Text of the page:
CDS Asia ex-Japan Index 1-year Chart (Source: Bloomberg)
We again recommend investors to stick to short dated high quality (BB Rated) High Yield bonds excluding bonds issued by Chinese issuers with a duration of less than 3 years which would offer the best value. Investors should also have sufficient holding power to hold these bonds to maturity. Also, we recommend investors to maintain short durations for IG bond portfolios from around 3.5 – 4 years. Geographically, we are overweight Emerging Markets’ bonds excluding China and neutral on Developed Markets’ and China bonds.
Further, we recommend investors to match their exposure of high-beta bonds such as: CoCo Bonds, Perpetuals, and high yield bonds to their respective risk appetites. Loan-to-value ratios for bond holdings may fluctuate drastically due to rating agency downgrades and therefore investors are advised to lower their leverage and have more buffer to mitigate the potential price volatility. It is also recommended for investors to hold a more diversified fixed income portfolio or to reduce leverage of portfolios due to various uncertainties across sectors.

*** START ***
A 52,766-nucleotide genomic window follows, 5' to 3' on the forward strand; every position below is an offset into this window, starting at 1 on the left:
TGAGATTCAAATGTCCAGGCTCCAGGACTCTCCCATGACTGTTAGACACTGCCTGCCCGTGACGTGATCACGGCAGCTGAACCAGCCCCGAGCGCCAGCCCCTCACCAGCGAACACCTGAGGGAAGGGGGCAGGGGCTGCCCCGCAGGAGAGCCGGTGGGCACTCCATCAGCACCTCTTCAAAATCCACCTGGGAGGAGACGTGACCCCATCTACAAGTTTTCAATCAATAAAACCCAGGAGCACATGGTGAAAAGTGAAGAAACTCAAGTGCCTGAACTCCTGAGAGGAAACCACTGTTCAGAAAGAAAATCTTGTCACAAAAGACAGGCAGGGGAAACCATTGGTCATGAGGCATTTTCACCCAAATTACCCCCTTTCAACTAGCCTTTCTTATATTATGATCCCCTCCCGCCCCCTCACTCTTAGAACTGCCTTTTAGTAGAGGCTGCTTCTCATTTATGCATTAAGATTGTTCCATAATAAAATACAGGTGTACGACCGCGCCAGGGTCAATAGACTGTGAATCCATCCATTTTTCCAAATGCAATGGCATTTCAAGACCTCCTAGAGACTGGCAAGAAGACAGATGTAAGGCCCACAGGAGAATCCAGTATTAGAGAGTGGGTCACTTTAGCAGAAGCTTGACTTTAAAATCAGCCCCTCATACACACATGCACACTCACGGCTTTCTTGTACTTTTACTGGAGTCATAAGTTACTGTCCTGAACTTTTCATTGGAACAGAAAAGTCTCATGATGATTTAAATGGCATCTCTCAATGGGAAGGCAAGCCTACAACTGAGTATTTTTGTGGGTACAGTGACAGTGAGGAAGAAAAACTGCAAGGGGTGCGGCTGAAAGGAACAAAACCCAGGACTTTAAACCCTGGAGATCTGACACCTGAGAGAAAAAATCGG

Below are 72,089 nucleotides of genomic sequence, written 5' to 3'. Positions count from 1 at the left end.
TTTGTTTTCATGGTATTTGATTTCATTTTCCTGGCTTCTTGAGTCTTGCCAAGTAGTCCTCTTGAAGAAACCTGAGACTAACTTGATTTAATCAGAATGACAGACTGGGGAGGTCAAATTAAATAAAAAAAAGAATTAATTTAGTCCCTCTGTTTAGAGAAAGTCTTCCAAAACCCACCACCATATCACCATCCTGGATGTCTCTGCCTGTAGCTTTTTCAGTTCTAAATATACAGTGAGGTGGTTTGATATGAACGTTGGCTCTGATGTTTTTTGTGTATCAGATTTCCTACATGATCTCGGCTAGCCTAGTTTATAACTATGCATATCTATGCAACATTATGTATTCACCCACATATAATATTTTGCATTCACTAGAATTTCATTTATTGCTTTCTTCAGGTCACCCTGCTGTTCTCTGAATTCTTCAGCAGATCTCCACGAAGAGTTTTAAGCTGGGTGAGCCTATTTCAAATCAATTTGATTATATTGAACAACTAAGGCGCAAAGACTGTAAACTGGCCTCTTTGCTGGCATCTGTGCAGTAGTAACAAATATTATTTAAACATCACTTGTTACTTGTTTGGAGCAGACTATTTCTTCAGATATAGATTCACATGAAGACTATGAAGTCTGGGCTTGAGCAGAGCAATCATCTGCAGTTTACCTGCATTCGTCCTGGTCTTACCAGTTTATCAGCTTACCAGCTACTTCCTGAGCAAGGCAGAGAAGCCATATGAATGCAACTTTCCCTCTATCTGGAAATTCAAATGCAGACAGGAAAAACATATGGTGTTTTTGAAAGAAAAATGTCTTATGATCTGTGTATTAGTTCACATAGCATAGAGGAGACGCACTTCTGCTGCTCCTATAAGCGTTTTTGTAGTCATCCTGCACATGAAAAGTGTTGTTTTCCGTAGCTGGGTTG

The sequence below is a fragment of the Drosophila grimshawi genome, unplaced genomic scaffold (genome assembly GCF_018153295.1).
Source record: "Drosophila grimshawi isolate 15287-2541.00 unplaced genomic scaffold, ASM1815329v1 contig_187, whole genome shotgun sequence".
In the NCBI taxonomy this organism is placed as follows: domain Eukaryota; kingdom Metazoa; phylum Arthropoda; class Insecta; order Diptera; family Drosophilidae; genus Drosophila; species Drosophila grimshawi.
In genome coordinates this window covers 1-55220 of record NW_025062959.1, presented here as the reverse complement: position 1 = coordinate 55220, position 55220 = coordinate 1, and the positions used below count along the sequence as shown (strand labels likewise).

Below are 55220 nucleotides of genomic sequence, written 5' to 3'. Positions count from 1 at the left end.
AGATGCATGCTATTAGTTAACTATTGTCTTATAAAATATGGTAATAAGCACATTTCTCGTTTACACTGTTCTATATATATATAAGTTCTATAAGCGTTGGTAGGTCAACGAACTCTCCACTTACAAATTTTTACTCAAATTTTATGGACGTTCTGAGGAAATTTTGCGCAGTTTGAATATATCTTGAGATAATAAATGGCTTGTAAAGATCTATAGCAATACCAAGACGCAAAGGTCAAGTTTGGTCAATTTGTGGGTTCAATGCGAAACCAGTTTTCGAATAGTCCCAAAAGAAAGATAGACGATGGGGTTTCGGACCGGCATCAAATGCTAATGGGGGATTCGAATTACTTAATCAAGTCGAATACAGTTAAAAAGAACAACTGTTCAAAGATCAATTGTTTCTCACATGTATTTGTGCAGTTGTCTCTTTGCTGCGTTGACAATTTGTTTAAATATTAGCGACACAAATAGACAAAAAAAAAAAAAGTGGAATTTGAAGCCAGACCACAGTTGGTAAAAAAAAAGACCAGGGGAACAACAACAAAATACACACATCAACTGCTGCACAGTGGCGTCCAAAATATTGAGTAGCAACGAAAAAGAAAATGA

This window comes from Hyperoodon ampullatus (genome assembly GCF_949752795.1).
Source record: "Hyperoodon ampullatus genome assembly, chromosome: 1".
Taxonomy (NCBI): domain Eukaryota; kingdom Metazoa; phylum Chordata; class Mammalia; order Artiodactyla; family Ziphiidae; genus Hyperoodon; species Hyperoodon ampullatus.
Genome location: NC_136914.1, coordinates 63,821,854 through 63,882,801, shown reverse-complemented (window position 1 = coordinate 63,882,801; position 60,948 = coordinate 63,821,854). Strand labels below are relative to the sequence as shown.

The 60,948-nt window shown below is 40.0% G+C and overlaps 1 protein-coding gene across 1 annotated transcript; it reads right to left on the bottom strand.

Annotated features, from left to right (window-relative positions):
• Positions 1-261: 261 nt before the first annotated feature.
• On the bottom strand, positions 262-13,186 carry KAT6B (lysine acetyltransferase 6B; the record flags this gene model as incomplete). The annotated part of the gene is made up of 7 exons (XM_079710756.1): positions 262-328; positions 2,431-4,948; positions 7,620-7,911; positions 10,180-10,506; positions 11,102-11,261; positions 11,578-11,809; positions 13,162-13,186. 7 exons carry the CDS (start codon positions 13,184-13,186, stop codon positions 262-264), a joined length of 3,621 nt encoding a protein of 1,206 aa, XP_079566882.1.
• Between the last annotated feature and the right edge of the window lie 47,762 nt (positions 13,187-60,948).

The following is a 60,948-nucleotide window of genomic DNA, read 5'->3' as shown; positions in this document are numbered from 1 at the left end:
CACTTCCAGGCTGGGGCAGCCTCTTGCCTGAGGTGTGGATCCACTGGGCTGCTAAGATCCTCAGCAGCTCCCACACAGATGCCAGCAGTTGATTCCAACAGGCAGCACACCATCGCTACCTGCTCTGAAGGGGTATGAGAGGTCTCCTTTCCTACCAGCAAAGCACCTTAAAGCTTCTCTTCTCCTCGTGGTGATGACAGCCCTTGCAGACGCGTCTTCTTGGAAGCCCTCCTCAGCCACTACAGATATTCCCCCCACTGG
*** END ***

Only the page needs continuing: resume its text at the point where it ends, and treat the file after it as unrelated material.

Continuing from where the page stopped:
We anticipate there to be more investment grade / high quality high yield bond issues in Q2 of 2021 as issuers would like to take this opportunity to issue bonds at lower absolute yields before Treasury yields further surge. Hence, we recommend investors to monitor this space, in particular, low beta bonds. For reference, the purchase yields for 3–5-year low beta IG bonds are at 1% – 2%-, and 3-5-year low beta HY bonds are at 3% – 5%. For investors with a higher risk tolerance, high beta bonds can be considered, vice versa, investors can consider low beta bonds. Overall, we recommend a balanced and more diversified portfolio of high quality (BB rated) high yield bonds and short duration IG Bonds.
For the past 2 weeks, we see a rebound in growth stocks from the pullback in March. In the US, the NASDAQ has been testing new highs, almost nearing peak.
Nasdaq Composite Index 1 Year Chart (Source: Bloomberg)